Even if it's a small one changing only 23 files, with 131 insertions and 68 deletions, the Linux kernel 4.17.1 point release marks the Linux 4.17 kernel series as ready for mass deployments, which means that OS vendors can now start compiling it for their supported architectures and GNU/Linux operating systems to distribute the new kernel version to their users.

"I'm announcing the release of the 4.17.1 kernel. All users of the 4.17 kernel series must upgrade. The updated 4.17.y git tree can be found at: git://git.kernel.org/pub/scm/linux/kernel/git/stable/linux-stable.git linux-4.17.y and can be browsed at the normal kernel.org git web browser: http://git.kernel.org/?p=linux/kernel/git/stable/linux stable.git;a=summary," said Greg Kroah-Hartman in the mailing list announcement.

Read more

Stable kernels 4.17.1, 4.16.15 and 4.14.49

Filed under
Linux

Zynthian Open Source Raspberry Pi Synthesiser

Filed under
Linux
Hardware

Musicians may be interested in a new fully open source Raspberry Pi synthesiser aptly named the Zynthian which provides a “new class of machine” described as a “swiss army knife of synthesis, equipped with multiple engines, filters and effects”. The Raspberry Pi synthesiser is completely configurable and upgradable and offers an open platform for Sound Synthesis based on the awesome Raspberry Pi mini PC and Linux operating system making the synthesiser fully hackable.

Read more

Kernel: Linux Kernel 4.17, Linux 4.18 and Mesa

Filed under
Linux
  • Linux Kernel 4.17 Now Ready for Mass Deployments as First Point Release Is Out

    Just a little over a week after the release of the Linux 4.17 kernel series, renowned kernel maintainer Greg Kroah-Hartman announced today the availability of the first point release, Linux kernel 4.17.1.

    Even if it's a small one changing only 23 files, with 131 insertions and 68 deletions, the Linux kernel 4.17.1 point release marks the Linux 4.17 kernel series as ready for mass deployments, which means that OS vendors can now start compiling it for their supported architectures and GNU/Linux operating systems to distribute the new kernel version to their users.

    "I'm announcing the release of the 4.17.1 kernel. All users of the 4.17 kernel series must upgrade. The updated 4.17.y git tree can be found at: git://git.kernel.org/pub/scm/linux/kernel/git/stable/linux-stable.git linux-4.17.y and can be browsed at the normal kernel.org git web browser: http://git.kernel.org/?p=linux/kernel/git/stable/linux stable.git;a=summary," said Greg Kroah-Hartman in the mailing list announcement.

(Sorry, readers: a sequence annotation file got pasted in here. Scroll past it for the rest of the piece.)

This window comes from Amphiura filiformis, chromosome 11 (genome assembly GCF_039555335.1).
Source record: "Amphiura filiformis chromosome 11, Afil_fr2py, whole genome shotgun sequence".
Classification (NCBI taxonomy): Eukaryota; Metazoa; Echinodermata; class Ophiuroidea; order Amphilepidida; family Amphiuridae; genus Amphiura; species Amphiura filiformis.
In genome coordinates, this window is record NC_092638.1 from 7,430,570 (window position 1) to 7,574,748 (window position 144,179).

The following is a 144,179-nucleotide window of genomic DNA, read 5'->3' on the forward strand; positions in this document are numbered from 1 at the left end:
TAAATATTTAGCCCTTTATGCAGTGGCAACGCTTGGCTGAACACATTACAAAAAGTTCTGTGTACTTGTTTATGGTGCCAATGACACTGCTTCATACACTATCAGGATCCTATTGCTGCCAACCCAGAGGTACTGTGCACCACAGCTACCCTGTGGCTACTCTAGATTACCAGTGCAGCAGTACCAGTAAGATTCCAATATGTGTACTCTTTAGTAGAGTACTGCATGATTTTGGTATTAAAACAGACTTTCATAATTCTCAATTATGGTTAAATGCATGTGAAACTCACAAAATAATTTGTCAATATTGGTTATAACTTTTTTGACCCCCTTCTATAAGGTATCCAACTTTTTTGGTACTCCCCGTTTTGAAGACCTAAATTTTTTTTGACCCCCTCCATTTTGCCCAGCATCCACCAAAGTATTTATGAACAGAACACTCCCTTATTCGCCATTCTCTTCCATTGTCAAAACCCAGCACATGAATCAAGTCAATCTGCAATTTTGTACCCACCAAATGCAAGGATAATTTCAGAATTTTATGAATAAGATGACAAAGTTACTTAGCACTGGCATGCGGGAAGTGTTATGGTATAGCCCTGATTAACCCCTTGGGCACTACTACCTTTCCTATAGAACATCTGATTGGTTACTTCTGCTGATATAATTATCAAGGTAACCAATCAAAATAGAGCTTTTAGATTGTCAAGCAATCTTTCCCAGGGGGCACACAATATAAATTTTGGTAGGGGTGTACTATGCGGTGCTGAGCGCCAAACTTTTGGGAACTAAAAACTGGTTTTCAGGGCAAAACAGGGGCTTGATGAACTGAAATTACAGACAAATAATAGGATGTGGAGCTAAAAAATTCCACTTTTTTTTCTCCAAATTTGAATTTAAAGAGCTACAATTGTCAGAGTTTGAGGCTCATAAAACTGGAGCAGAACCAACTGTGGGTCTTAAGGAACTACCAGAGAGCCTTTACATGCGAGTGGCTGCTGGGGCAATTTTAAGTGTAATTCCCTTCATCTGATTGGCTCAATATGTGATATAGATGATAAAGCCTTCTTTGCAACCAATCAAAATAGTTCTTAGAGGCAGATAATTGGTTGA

• Linux 4.18 Supports The Qualcomm Snapdragon 845 & DT For NES Classic Edition, Steam Link

    The ARM SoC/platform changes have been submitted and already pulled into the merge window for the Linux 4.18 kernel.

    The ARM hardware support this time is quite exciting. With the Linux 4.18 kernel there is now initial mainline support for the Qualcomm Snapdragon 845 high-end SoC and on the board front are the initial additions for supporting the Steam Link and the Nintendo NES Classic Edition.

  • DRM Leasing / Display Patches Updated For Mesa's Vulkan Drivers

    Keith Packard's patches for improving the Linux infrastructure around VR HMD devices have landed within the mainline Linux kernel as well as in X.Org Server 1.20, but for rounding out the work, there still are pending patches for the Mesa Vulkan drivers.

    Keith has spent more than one year working on allowing "DRM leasing", non-desktop handling for virtual reality head-mounted displays, and other related improvements to better embrace HMDs on the Linux graphics stack for optimal performance. The patches for the Vulkan DRM leasing though have yet to be merged into Mesa.

F2FS in Linux 4.18, Netconf 2018, Linux Foundation Groups and Events

Filed under
Linux
  • f2fs update for 4.18-rc1

    So sorry for a bit late pull request. I had to take a look at the test results run during the weekend. Could you please consider this?

  • F2FS File-System Gets Discard Improvements, Nobarrier Fsync Mode For Linux 4.18

    Flash-Friendly File-System (F2FS) maintainer Jaegeuk Kim has submitted the file-system updates intended for the Linux 4.18 kernel.

  • HERE, Airbiquity, Bose and more join Automotive Grade Linux open source project

    The Automotive Grade Linux (AGL) project, an open source collaborative program bringing together automakers, suppliers and technology companies, has welcomed a number of new members which brings it to over 120. The latest to join are Abalta Technologies, Airbiquity, Bose, EPAM Systems, HERE, Integrated Computer Solutions and Sitech Electric Automotive.